I followed the path around the headland and stopped to look at Barclodiad-y-gawres, a Neolithic chambered cairn from circa 2500BC. It is secured behind a locked gate due to vandalism but what I saw reminded me of Skara Brae in Orkney, except this was apparently a community burial chamber rather than a house.
There is a motor racing circuit on the next headland before Porth Cwyfan with a small, stony promontary that hosts St Cwyfan’s 12th Century Church.
I walked up the River Ffraw to Aberffraw, once the capital of N Wales.
Between the 9th and 13th centuries Aberffraw was the seat of the Princes of Gwynedd and Anglesey was the power base of Gwynedd. In 1230 Llywelyn The Great declared himself Prince of Aberffraw and Lord of Snowdon. There was once a Llys (palace) here that was dismantled by King Edward I and its timber was used to help build Caernarfon Castle. This was after the Last Prince had been killed in war against Edward’s England in 1282. Fascinating history for a small town that is nestled in sand dunes.
I wandered around the town and then crossed the old bridge (built 1731) to the large expanse of dunes the other side of the Afon Ffraw.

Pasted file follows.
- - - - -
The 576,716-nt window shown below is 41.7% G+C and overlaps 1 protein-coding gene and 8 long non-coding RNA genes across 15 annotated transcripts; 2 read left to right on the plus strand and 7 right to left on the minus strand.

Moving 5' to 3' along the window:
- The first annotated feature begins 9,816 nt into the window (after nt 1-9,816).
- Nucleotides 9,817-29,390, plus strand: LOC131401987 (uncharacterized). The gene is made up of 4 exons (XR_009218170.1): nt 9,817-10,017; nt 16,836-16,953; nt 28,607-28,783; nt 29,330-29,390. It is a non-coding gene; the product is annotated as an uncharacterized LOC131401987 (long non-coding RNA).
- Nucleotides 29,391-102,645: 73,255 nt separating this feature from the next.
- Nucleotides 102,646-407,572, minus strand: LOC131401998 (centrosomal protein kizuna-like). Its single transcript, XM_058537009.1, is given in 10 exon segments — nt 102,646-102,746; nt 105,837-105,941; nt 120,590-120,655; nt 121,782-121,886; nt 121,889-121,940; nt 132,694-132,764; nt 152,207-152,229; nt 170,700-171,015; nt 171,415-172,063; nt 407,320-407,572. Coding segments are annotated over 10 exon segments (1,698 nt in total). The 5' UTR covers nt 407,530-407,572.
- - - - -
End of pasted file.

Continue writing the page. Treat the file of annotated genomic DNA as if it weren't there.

There was a small road through the dunes and then I headed inland to Malltraeth; another interesting place. It lies alongside the Afon Cefni, another river with a big flood plain. The 1km long Malltraeth Cob was built to prevent tidal flooding and reclaim approximately 4200 acres of land. It was completed in 1812 and the Afon Cefni was canalised.
Thomas Telford designed the clever tidal doors, built with Green Heart Timber, and one set is still in use, hardly worn at all.
I wandered a little way along the Cob and was disappointed that the grey light meant I didn’t get any sight of the mountains that should be visible from from here.
It was already after 3 pm and my feet were sore so I decided to stop here and catch the bus. I could only find accommodation in Menai Bridge.
I was away by 8 am and walking alongside the Marina. I passed the 1.75 mile Breakwater that is the second longest in the world (after San Diego) and took 28 years to build, starting in 1845.